Revisiting “Nounifying a Verb”

I recently read Erich Fromm’s classic To Have or To Be?, which I discussed in a previous post.  In the book, Fromm makes some interesting observations that I now explore as I revisit my previous post on “Nounifying a Verb.”

  • “A certain change in the emphasis on having and being is apparent in the growing use of nouns and the decreasing use of verbs in Western languages in the past few centuries.  A noun is the proper denotation for a thing.  I can say that I have things: for instance that I have a table, a house, a book, a car.  The proper denotation for an activity, a process, is a verb: for instance, I am, I love, I desire, I hate, etc. Yet ever more frequently an activity is expressed in terms of having: that is, a noun is used instead of a verb,  But to express an activity by to have in connection with a noun is an erroneous use of language, because processes and activities cannot be possessed; they can only be experienced” (Fromm, Erich, To Have or To Be?. 2013, New York: Bloomsbury, pp, 17-18).

In this observation, there is no judgment about whether nouns are better than verbs.  As I wrote about earlier, nouns are very important — we are also physical beings.  And we experience time, so verbs are also important.  Both nouns and verbs are important.  The problem Fromm points at is when we mistakenly refer to verbs as nouns, when we nounify a verb.  This mistake changes both the essence of what we are describing, the experience of the verb, and it changes our ability to shift the experience.

  • “By saying ‘I have a problem’ instead of “I am troubled,’ subjective experience is eliminated: the of experience is replaced by the it of possession.  I have transformed my feeling into something I possess…This way of speaking betrays a hidden, unconscious alienation” (Fromm, 2013, p. 19).

Fromm’s “being” state invites us to make explicit the experience of the reality of possibility and development over time, and that these two levels of perceived reality are qualitatively different than the outcomes level of reality.

  • “In the having mode of existence my relationship to the world is one of possessing and owning, one in which I want to make everybody and everything, including myself, my property” (Fromm, 2013, p. 21).
  • “‘Being’ in its etymological root is thus more than a statement of identity between subject and attribute; it is more than a descriptive term for a phenomenon.  It denotes the reality of existence of who or what is; it states his/her/its authenticity and truth.  Stating that somebody or something is refers to the person’s or the thing’s essence, not to his/her/its appearance (Fromm, 2013, p. 21).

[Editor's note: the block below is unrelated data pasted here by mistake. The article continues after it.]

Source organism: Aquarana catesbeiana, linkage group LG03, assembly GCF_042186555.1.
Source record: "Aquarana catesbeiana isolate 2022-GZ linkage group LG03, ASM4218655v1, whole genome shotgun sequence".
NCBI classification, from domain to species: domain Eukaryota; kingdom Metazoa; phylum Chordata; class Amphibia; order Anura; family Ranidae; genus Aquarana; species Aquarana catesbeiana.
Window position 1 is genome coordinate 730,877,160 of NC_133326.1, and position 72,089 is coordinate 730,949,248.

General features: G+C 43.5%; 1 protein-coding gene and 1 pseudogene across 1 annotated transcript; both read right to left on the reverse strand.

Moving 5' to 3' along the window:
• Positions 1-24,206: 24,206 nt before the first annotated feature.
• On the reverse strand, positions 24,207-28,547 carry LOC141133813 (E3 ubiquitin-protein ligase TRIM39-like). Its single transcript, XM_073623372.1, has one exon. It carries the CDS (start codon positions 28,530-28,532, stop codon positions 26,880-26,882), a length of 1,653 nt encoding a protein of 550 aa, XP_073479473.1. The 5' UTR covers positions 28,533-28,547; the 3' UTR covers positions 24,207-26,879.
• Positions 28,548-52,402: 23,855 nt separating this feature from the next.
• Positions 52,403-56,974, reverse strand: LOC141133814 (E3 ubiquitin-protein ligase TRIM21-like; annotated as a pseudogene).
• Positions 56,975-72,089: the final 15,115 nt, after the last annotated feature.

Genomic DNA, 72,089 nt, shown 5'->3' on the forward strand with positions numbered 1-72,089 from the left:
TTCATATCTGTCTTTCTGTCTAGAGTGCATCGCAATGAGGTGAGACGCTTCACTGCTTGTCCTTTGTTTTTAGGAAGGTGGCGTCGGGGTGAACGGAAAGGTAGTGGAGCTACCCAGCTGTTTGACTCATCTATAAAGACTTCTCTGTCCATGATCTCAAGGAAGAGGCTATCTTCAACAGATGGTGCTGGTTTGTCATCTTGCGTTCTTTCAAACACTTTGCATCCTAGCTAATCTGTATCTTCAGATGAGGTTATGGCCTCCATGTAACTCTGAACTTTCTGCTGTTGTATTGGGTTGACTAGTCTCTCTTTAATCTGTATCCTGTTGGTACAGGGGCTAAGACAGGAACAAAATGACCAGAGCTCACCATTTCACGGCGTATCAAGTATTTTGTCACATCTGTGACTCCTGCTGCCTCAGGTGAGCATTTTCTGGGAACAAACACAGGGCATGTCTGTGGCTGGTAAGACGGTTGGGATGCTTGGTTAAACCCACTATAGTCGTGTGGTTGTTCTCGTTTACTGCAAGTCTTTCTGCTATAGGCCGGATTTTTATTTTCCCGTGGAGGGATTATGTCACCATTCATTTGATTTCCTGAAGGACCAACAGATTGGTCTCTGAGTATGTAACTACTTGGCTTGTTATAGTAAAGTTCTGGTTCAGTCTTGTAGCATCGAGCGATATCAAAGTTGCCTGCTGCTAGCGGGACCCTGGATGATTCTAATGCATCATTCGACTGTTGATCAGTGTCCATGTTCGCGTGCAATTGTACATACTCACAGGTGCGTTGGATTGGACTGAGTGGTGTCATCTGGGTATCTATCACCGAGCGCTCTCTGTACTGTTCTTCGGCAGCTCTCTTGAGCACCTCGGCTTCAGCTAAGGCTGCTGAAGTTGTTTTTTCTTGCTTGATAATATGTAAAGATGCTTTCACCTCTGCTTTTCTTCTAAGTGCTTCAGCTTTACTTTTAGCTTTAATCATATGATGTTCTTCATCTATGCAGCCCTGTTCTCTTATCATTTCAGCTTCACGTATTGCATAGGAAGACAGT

What are your reflections on:

  1. the difference between the states of “being” and “having”?
  2. the impact of confusing “having” with “being”?

Please share them with us here in the Comments section of this post.

3 Interwoven Realities — Being, Doing, Having — Where Do YOU Start? — Recommended Reading

Fromm, Erich, To Have or To Be?2013, New York: Bloomsbury.  

[You can see Fromm’s book online here.]

“Poverty is when your dreams shift from who you are to what you have.” — Mayan leader in Guatemala.  (from our work with CARE to re-define poverty in Guatemala, click here)

In the thriving success of capitalism, a growing community of thinkers and doers question whether people are better off today because they have accumulated more stuff.  This emerging question is a modern twist on an old question — is human well-being defined by having or being?

In this classic text, Erich Fromm frames the age-old question — “the great Masters of Living have made the alternative between having and being a central issue of their respective systems” (Fromm 2013, 13) — then explores the implications for modern applications of economics, politics, culture, and social interactions, which I refer to as “the four big questions.”

From an Ecosynomic perspective, “having” focuses on the outcomes level of perceived reality where one’s awareness is conscious of the things one has.  “Being” focuses on the potential and development levels of perceived reality where one’s awareness is conscious of possibilities and the pathways for developing those possibilities over time.

“By being or having I do not refer to certain separate qualities of a subject as illustrated in such statements as “I have a car” or “I am white” or “I am happy.” I refer to two fundamental modes of existence, to two different kinds of orientation toward self and the world, to two different kinds of character structure the respective dominance of which determines the totality of a person’s thinking, feeling, and acting” (Fromm, 2013, p. 21).

While the “having” and the “being” schools both acknowledge the importance of the three levels of reality of potential, development, and outcomes, Ecosynomic research shows that the two schools propose completely different starting points, resulting in completely different experiences.

The high vibrancy groups we have met use some form of the “grounded potential” pathway, starting with infinite potential, discovering pathways for developing those potentials over time into sustainable outcomes.  These groups relate strongly to the “being” school.  The more mainstream groups we have studied relate strongly the “having” school.  They prefer the “enlightened matter” pathway, looking to develop the capacities to deliver more efficient outcomes, and the potential to further develop those capacities.

Emerging research seems to show that the higher vibrancy groups following the “grounded potential” pathway achieve much greater results on a much more sustainable basis.  This is the outcome both schools want — one just seems to achieve it better than the other.